We are pulling out the books and starting back to the daily school routine, and it seems like whatever time I once had in the kitchen evaporates as soon as the school books open. It’s a shock to the system- because not only do I have less time, but I care even more about what my kids are eating. Did they get fiber and protein for breakfast? How can I make sure they have what they need to stay focused and learn effectively? Do we have a plan for a quick and filling lunch? How am I going to pull dinner together with so little time left in the day?
The stakes are higher; we are not longer simply making the day happen, we have to focus, learn, and pay attention. And yet, there seems to be so little time.
So this year, I’m doing a few things to prepare my kitchen for home school.
Prepare the plans
I’m looking over my menus and recipes, making notes of which things can be made ahead as freezer meals and crock-pot meals, with the goal of giving myself a quick reference guide for when things get busy.
We have co-op potluck dinners twice a month, and I’m taking notes on what I can make for those meals ahead of time.
Think through lunch. A few years back I noticed one of Mystie’s weekly schedules included a small box at the bottom, with a nice weekly meal rotation for lunch preparation. I have always admired the simplicity and delegation.
This year I am trying out a rotation for breakfast and lunch, assigning each kid a meal. Of course, the 5 year old will be a helper for his meal and the 14 year old will be able to complete his unsupervised. But there are two lovely things about this: first, they feel responsible for their meal, freeing up my time and attention to other places. Second, I know what to get and prepare each week for the first two meals of the day, decreasing decision fatigue.
This helps me make sure we are getting things like protein, carbs, etc. in our diet. It also helps with variety, because when mental exhaustion sets in, the first thing to go is my creativity in food-prep. This plan sidesteps my shortcomings in this area and sets our days up for success.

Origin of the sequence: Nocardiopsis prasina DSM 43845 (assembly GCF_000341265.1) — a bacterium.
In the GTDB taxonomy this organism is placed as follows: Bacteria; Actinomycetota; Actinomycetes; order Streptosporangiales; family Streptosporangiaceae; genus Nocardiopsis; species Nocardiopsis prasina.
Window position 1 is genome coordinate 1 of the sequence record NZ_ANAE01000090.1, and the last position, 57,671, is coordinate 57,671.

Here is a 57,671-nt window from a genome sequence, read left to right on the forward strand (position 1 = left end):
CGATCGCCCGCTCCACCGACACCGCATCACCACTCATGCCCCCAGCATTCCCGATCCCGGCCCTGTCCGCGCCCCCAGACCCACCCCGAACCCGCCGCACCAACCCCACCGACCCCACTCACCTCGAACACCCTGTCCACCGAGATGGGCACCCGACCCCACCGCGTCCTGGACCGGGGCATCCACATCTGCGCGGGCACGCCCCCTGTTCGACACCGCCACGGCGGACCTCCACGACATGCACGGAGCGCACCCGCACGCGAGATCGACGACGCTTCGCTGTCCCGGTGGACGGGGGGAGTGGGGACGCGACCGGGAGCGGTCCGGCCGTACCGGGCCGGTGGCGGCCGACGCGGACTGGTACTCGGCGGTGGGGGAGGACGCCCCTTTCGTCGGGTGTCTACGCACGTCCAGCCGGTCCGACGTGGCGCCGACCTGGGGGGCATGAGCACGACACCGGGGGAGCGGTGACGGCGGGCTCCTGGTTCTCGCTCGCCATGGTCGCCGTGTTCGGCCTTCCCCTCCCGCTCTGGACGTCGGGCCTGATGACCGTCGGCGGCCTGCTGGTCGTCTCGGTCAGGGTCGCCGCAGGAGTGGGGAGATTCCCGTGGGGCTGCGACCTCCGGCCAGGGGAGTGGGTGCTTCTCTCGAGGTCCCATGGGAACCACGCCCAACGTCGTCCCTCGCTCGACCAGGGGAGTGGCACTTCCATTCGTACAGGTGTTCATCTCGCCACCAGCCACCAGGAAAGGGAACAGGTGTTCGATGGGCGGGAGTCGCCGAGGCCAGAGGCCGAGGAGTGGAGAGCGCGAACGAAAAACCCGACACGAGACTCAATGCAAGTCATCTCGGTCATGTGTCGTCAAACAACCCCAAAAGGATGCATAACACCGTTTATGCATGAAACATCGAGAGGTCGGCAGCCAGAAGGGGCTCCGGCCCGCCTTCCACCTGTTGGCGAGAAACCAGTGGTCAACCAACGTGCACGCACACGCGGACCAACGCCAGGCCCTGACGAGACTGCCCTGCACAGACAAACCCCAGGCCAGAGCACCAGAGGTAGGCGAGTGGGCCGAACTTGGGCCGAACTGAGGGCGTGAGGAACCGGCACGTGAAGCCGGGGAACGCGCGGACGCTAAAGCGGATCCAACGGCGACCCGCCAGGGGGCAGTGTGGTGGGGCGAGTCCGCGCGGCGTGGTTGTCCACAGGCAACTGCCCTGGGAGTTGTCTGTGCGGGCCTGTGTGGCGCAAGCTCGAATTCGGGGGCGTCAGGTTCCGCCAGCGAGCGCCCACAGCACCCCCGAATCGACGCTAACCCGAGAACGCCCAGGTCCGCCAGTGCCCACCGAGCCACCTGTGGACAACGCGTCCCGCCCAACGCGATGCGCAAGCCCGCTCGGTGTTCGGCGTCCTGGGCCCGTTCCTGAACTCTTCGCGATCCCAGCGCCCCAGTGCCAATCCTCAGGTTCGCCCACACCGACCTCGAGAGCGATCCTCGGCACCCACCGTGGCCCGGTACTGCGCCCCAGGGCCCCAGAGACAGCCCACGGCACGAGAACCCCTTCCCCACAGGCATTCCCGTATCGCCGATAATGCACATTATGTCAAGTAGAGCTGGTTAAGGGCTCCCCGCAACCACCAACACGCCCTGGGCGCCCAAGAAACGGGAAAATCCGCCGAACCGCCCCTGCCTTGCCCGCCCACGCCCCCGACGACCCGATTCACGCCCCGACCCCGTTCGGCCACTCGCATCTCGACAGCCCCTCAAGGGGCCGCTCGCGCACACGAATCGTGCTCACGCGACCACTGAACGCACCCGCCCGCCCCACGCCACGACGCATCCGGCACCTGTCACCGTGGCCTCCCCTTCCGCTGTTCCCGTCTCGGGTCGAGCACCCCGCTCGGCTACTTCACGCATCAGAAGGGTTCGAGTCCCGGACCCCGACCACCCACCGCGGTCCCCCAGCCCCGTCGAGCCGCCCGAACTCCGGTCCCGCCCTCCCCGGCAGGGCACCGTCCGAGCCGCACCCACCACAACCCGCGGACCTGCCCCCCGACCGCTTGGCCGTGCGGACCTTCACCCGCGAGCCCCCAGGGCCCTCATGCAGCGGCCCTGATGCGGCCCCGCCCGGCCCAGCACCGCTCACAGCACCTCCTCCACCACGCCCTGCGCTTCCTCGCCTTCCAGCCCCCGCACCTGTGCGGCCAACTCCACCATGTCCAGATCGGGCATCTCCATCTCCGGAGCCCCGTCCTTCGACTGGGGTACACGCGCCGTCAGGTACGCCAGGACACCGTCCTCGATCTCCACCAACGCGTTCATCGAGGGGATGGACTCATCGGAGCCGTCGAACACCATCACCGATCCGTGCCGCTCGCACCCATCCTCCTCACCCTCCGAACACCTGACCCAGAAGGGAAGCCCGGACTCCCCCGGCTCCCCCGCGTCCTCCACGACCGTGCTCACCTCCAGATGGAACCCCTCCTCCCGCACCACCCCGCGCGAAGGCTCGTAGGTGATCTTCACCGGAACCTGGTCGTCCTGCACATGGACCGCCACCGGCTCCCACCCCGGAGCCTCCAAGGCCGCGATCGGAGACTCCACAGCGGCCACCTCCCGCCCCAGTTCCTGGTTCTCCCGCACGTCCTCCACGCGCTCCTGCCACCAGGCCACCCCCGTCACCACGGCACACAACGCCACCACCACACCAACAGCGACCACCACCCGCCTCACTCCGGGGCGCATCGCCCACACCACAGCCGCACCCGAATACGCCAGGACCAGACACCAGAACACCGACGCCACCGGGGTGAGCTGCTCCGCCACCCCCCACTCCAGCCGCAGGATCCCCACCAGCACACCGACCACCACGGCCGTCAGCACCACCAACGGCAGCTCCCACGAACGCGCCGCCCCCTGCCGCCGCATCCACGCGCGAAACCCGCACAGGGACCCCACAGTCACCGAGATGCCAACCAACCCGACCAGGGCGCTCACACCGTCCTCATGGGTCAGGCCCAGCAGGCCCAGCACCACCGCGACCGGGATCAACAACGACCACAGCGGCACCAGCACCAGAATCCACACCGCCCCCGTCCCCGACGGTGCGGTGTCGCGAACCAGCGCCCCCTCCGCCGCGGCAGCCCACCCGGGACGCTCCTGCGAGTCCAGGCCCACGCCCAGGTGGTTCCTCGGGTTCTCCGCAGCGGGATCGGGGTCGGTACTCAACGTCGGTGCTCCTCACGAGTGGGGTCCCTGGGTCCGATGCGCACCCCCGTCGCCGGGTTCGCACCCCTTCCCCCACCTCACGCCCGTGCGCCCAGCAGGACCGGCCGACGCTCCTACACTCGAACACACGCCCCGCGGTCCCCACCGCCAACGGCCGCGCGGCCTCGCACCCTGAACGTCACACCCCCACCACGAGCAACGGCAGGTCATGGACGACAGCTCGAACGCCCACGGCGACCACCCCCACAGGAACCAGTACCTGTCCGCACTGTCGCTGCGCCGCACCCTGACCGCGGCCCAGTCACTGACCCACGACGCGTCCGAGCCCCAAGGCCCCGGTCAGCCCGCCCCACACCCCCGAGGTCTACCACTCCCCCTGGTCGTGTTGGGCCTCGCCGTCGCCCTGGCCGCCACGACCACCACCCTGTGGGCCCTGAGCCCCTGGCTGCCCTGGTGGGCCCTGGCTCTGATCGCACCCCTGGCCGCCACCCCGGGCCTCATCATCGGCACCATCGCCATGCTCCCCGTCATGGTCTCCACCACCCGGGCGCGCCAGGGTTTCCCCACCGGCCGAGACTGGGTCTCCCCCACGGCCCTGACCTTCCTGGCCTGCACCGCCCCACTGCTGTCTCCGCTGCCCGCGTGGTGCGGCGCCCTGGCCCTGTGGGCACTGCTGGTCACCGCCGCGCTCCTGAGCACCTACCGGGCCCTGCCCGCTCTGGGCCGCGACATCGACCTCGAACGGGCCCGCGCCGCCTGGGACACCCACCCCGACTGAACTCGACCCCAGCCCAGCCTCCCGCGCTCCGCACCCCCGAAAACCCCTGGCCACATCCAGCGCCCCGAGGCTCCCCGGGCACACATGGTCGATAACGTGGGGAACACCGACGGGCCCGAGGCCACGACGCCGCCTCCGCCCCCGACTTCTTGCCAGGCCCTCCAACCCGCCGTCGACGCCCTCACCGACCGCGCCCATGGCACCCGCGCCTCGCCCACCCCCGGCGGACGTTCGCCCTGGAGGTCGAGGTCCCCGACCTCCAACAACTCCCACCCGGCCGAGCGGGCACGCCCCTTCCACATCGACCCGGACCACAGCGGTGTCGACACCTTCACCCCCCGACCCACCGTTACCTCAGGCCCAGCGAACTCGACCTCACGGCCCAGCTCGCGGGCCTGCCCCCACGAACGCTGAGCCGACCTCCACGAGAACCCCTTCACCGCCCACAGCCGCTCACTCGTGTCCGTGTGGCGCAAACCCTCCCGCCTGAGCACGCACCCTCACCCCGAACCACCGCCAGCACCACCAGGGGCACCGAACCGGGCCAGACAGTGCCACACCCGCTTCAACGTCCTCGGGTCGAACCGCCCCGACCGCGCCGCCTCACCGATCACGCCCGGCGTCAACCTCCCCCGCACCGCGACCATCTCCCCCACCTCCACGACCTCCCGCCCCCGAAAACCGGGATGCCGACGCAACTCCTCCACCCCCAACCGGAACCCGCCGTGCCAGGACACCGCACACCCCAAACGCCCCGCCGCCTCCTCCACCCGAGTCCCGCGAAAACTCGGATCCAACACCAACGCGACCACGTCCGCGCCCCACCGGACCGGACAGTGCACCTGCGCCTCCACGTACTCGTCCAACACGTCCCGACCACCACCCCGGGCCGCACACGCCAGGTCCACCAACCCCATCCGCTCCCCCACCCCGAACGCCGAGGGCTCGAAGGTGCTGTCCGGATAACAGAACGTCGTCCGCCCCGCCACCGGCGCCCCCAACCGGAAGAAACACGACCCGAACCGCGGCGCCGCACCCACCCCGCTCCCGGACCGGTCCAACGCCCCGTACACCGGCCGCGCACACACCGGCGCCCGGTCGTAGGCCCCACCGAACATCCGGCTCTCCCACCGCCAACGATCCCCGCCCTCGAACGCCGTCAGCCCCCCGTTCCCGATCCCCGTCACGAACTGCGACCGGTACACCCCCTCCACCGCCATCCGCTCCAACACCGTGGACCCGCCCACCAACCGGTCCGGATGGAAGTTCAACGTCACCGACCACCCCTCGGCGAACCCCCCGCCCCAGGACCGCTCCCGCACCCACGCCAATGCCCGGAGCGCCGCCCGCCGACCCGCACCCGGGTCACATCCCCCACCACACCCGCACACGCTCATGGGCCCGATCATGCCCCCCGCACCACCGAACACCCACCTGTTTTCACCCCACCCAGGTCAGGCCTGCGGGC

Prepare the food
The first few weeks of the school year will undoubtedly be busy. In addition to lessons, it’s the end of gardening season, the middle of canning season, and the beginning of fall and any sports.
Give your future self a little gift and brown and freeze some ground beef and chicken breasts; assemble a freezer meal or two. You could also make a few jar soups.
As long as your plans are in your mind or in your own planner, they are yours alone. When you communicate, you open up the possibility for others to help.
Ways to communicate:
Post recipes: I have a friend who posts their current family recipe for pancakes on her cabinet door. When one of her big kids goes to make pancakes, there is no hunting for the recipe or multiplication; it’s right there, already modified for their family size.
Post plans: Make an easy-to-follow menu and assign people to carry it out. Here is my current plan, posted in the kitchen next to the fridge. My plan is to have this rotation through August and September, and make a new one for October/November. I am hoping it gives us enough time for the kids to get confident in their assigned meals. This one little plan- posted- has reduced the “Mom, what are we having for…” questions dramatically!
Download: Tracy’s School Menu.
Post lists: In addition to the recipes and menu plans, you could simply post lists of meal options or snack ideas. Anything you can communicate will take the pressure off you.
Plan for atmosphere
“Education is an atmosphere, a discipline, and a life.” – Charlotte Mason
“If you cannot boil an egg or make a bed, but you can and do make a nice cup of tea or coffee on the right occasion and serve it appealingly, you have gone farther toward making a good home than many a gourmet cook or compulsive housecleaner. You are getting right to the heart of the matter.” – Cheryl Mendelson, Home Comforts
Every fall, I try to stock up on an assortment of teas. This allows my older kiddos to make a cup to enjoy with their math, or for everyone to have with a read-aloud. Something about a warm cup of tea inspires a feeling of coziness and warmth, and helps build an atmosphere of calm contemplation.
Plan for fun
Homemade playdough has been my go-to option for my occupying my youngest learners during the school day. Not only is it an endless creative outlet, but it helps build fine motor skills. It’s quiet, relatively low-mess, and can be made simply – in about 5 minutes- with ingredients you probably have on hand. However, It takes one key ingredient I always stock up on this time of year: cream of tartar.
Cream of tartar is one of those things I never remember to get during my normal grocery runs, so I grab enough for many batches and keep it in the pantry for use throughout the year. While I’m at it, I grab extra boxes of salt.
We give so much thought to our school plans, and rightly so, but we need to remember the rest of our world still needs to keep moving along. Taking a bit of energy up-front to plan, make, and communicate when it comes to the food in our homes will help us stay calm and consistent as we begin the new year.
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